There are very few words that seem to be universal. Sure, “taxi” and “radio” are the same in most every language but these words can only get you so far. (“Justin Beiber” also seems to be a universal phrase these days, but that’s a different story). While some people simply may not know the word “hello”, I’ve yet to meet someone who does not know the phrase, “I love you baby”. It seems to be more of a greeting than a statement.

Case in point:
Person A: Hello
Person B: I love you, baby

Person C: How are you?
Person D: I love you, baby

Person Y: Gomarjobat, sad aris banki? (Hello, where is the bank)
Person Z: Kartuli itsi? (You know Georgian?)
Person Y: ki, tsota (Yes, a little)
Person Z: I love you, baby (I’m most likely an asshole)

So there we go, when you’re in Georgia, and you just can’t quite remember the word for ‘thank you’ (it’s g’madlobt) you can just utter the phrase, “I love you baby” and everyone will be on board.

Okay people, there you have it. As long as you can pronounce the “qkh” sound while you’re wearing your knee-high boots eating sunflower seeds and happen to utter the phrase “vaime deda” when you catch a fifteen year old boy winking at you saying “I love you, baby”- you will fool the world into thinking that you too, are a “real Georgian”.

Thursday, December 16, 2010

Happy Birthday to Me!

Yesterday was my birthday! And thanks to all my adorable students, caring friends and loving family it was just a great day.

My celebration actually kicked off on December 14th when my seventh graders decided that because I wasn’t going to teach them on my birthday, they’d sing to me a day early. They thoughtfully added the word “tomorrow” (though they pronounced it ‘timaroo’) to each line of the standard birthday song. It was very, very cute. (Though I did have to go into teacher-mode correct their pronunciation of ‘tomorrow’).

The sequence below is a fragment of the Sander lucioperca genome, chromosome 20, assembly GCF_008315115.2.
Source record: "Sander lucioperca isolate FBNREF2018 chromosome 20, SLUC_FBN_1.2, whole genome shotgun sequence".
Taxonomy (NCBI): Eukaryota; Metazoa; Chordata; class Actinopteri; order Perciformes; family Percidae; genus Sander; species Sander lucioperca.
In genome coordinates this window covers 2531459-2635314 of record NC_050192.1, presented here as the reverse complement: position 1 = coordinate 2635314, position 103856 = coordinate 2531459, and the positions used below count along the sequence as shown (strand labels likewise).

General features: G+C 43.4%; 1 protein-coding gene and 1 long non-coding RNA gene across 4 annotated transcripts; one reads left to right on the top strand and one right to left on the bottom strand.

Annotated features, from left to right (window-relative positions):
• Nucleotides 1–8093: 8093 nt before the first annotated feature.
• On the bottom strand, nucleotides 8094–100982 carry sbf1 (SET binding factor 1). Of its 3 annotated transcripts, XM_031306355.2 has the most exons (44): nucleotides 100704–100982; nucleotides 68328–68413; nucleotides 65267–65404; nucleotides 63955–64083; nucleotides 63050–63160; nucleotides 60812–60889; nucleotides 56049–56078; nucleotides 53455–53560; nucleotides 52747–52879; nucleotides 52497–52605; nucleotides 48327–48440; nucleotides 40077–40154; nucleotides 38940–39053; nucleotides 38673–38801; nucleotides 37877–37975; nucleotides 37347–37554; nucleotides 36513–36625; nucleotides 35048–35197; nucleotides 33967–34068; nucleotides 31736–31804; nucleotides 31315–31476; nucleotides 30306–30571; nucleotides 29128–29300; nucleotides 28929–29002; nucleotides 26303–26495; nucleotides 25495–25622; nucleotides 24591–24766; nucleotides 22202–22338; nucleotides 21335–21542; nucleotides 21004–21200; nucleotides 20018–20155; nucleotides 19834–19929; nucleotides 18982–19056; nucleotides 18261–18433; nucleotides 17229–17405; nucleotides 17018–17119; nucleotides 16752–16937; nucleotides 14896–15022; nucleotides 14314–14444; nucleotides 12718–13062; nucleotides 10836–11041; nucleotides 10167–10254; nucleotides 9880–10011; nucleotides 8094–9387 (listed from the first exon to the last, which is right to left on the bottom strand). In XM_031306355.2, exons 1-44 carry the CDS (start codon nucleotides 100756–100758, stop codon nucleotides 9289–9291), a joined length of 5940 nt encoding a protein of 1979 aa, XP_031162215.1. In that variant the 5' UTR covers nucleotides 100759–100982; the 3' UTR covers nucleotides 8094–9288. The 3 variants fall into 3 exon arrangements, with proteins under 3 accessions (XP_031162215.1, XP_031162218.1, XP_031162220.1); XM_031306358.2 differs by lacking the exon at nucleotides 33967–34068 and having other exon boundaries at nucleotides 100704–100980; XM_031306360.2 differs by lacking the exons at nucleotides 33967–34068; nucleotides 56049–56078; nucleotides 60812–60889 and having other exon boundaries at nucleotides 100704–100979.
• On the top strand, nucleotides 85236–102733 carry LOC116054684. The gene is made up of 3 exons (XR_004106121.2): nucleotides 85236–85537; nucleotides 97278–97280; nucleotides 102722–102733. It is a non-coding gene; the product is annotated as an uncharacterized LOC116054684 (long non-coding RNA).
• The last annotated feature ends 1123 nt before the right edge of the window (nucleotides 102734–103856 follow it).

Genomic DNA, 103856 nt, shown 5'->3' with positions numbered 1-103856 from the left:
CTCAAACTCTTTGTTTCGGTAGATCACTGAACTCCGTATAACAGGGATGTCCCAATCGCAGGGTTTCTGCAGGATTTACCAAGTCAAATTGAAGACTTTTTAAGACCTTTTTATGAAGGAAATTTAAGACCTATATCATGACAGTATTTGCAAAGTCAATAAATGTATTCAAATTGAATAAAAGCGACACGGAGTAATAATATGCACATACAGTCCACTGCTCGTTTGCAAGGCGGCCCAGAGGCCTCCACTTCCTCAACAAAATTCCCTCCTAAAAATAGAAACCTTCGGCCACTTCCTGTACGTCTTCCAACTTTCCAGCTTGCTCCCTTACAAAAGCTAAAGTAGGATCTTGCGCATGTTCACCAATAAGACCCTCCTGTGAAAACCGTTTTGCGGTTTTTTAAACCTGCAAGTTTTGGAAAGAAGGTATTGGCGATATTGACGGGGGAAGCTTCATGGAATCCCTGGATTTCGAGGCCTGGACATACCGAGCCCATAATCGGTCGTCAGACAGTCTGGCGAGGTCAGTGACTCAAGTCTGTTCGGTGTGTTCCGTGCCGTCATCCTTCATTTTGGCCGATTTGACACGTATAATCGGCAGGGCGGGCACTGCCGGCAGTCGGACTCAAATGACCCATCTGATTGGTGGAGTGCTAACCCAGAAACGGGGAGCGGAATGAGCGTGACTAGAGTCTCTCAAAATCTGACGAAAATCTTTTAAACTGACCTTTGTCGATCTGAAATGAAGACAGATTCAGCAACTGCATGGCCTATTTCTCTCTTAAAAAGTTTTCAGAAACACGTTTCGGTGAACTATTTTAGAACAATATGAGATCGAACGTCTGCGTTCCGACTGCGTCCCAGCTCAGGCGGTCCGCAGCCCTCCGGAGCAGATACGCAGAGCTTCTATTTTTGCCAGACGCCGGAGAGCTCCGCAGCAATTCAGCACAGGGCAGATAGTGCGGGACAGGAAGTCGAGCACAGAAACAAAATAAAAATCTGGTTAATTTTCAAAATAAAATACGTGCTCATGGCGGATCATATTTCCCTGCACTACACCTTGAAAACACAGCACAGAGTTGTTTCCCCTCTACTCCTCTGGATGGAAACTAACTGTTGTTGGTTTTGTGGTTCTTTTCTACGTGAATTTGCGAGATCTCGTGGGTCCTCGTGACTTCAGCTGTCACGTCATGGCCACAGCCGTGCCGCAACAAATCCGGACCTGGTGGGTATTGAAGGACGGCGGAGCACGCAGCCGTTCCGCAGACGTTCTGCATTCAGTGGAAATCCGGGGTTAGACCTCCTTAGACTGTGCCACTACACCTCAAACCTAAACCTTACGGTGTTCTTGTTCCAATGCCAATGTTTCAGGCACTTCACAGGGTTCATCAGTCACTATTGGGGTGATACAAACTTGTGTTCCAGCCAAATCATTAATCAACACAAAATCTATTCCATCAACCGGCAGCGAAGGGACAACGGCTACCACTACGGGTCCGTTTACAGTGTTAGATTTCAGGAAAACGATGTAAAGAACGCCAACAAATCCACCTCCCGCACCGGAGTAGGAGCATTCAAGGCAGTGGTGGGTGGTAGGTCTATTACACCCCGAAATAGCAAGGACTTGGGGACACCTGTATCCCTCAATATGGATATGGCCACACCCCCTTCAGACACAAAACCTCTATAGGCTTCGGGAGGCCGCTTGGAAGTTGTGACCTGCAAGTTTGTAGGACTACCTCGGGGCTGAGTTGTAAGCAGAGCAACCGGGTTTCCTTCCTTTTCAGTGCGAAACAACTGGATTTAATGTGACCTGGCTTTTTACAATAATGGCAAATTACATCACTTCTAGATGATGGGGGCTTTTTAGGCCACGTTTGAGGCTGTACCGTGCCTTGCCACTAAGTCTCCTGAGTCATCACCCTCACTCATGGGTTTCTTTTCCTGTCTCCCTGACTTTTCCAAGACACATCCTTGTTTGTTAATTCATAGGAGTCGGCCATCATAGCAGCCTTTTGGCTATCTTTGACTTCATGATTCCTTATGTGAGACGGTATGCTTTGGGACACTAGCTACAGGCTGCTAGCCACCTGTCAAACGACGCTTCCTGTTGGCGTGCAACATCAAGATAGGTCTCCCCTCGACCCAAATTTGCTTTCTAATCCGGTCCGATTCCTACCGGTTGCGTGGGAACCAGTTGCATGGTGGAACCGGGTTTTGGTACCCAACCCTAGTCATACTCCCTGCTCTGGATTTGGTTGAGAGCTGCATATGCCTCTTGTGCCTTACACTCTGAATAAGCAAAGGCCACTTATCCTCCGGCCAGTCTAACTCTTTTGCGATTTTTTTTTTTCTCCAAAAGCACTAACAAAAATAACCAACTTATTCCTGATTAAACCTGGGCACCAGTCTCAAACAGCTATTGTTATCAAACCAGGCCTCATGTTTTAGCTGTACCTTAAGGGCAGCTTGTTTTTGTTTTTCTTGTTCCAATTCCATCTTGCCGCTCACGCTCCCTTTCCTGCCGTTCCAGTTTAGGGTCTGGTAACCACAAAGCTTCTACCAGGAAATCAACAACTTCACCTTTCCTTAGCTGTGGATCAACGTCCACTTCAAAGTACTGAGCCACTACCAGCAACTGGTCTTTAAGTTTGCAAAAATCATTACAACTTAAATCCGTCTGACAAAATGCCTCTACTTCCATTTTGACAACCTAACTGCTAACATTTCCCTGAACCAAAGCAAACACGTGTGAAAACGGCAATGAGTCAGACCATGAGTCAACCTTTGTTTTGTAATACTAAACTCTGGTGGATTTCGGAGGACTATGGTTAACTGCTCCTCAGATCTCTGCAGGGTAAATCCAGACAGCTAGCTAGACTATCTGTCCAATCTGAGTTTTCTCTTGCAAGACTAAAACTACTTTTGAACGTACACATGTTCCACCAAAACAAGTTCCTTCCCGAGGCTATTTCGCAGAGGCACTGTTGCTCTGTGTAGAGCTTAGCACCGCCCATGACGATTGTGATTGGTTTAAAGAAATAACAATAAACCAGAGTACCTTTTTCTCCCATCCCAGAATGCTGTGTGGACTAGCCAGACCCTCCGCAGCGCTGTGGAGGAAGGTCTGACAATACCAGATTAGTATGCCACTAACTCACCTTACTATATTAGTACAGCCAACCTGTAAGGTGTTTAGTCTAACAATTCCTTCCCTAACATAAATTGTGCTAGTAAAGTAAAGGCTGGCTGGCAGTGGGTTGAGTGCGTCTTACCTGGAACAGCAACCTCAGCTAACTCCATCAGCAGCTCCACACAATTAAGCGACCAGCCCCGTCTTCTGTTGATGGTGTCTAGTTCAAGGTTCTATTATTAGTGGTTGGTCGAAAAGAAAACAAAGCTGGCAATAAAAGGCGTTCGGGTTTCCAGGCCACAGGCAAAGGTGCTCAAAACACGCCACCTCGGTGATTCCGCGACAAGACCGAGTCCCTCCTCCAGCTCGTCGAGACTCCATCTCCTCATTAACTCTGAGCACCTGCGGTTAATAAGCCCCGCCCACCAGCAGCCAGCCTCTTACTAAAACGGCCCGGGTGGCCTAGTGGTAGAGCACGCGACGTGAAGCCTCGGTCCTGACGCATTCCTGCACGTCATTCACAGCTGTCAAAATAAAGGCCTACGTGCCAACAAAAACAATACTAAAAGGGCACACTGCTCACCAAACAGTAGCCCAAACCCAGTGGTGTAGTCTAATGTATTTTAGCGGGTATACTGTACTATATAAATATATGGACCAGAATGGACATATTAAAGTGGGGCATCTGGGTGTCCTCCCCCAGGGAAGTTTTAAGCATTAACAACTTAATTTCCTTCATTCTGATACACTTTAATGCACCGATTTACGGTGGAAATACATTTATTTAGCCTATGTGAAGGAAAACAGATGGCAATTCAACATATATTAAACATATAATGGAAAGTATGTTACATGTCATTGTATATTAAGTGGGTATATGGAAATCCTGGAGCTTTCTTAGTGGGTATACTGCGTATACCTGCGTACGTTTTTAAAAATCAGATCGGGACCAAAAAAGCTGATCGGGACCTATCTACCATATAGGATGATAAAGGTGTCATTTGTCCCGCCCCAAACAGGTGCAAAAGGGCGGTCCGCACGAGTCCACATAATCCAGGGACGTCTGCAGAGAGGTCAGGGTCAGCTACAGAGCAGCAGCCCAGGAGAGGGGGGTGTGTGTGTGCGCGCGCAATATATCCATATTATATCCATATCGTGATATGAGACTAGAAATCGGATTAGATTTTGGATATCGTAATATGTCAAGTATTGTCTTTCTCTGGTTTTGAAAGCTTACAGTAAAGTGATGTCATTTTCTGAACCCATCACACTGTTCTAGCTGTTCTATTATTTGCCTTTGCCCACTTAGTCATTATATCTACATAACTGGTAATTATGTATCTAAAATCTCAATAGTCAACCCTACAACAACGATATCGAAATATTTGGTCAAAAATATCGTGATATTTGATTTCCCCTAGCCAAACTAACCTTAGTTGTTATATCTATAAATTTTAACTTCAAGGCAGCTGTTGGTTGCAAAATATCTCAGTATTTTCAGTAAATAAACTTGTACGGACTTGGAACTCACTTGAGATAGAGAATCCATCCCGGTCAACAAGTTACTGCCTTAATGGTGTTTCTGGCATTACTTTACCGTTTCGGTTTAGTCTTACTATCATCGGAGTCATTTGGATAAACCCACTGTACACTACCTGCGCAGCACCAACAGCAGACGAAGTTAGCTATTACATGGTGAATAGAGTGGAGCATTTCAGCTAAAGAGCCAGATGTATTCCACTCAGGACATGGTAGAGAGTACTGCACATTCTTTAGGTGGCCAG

On the night of the fourteenth, I stayed up pretty late with Nini as she filled me in on all the latest gossip from school. (I love having a fourteen year old sister). Once the clock hit midnight, I didn’t know if I should mention that it was my birthday so I kept that little fact to myself and crawled into bed around 12:30am. Just after I got nice and comfy in bed, Nini barged in and told to get up. In her grey kitty pajamas she sang me a birthday song (though she adorably forgot some of the words).

Back in bed and asleep this time, around 1:30am Eka barged in and told me to get up out of bed. After some kisses, some congratulations and a cash gift “to buy something nice” I was finally back in bed for my birthday sleep.

School on my birthday was just so much fun. I was a bigger celebrity than usual. Instead of everyone just wanting to say to talk to me, everyone greeted me with a hearty “gilocav" or "gilocav dabadebis dges” and gave me a hug or a kiss. I must have kissed at least eighty people yesterday and thanked at least three hundred.

In each of my classes my students sang to me in English and were just so beyond excited that I chose to go to school on my birthday (my director said I could take the day off if I wanted). My third graders were so wound up that they kept interrupting the main teacher to remind her it was my birthday.

But the cutest class that I had yesterday was with my eighth graders. The entire class chipped in and bought an adorable journal as a gift. They then asked me if it would be okay if they wrote wishes to me in the journal. (They gave it to me blank in case I didn’t want them to write in it, how sweet is that?) Of course I wanted them to write in it so throughout the lesson they kept passing around the journal carefully writing in their neatest handwriting. All the kids wrote their wishes to me in both English and Georgian saying that ‘by the end of June I’ll be fluent in Georgian’ (I teach optimists).

Some of my thoughtful eighth graders and my co-teacher Nona to my left 

I have a journal full of cute notes like this :)
After fourth period all the teachers had to go to a mandatory teachers meeting. Turns out, this teachers meeting was actually just a meeting in honor of my birthday. Everybody just talked about how great I was for twenty minutes. I was even given a huge bouquet of flowers and some cherry chocolates after all the teachers sang to me. They all learned how to sing the birthday song in English just for me. (It was for sure the best teachers meeting we’ve had yet)!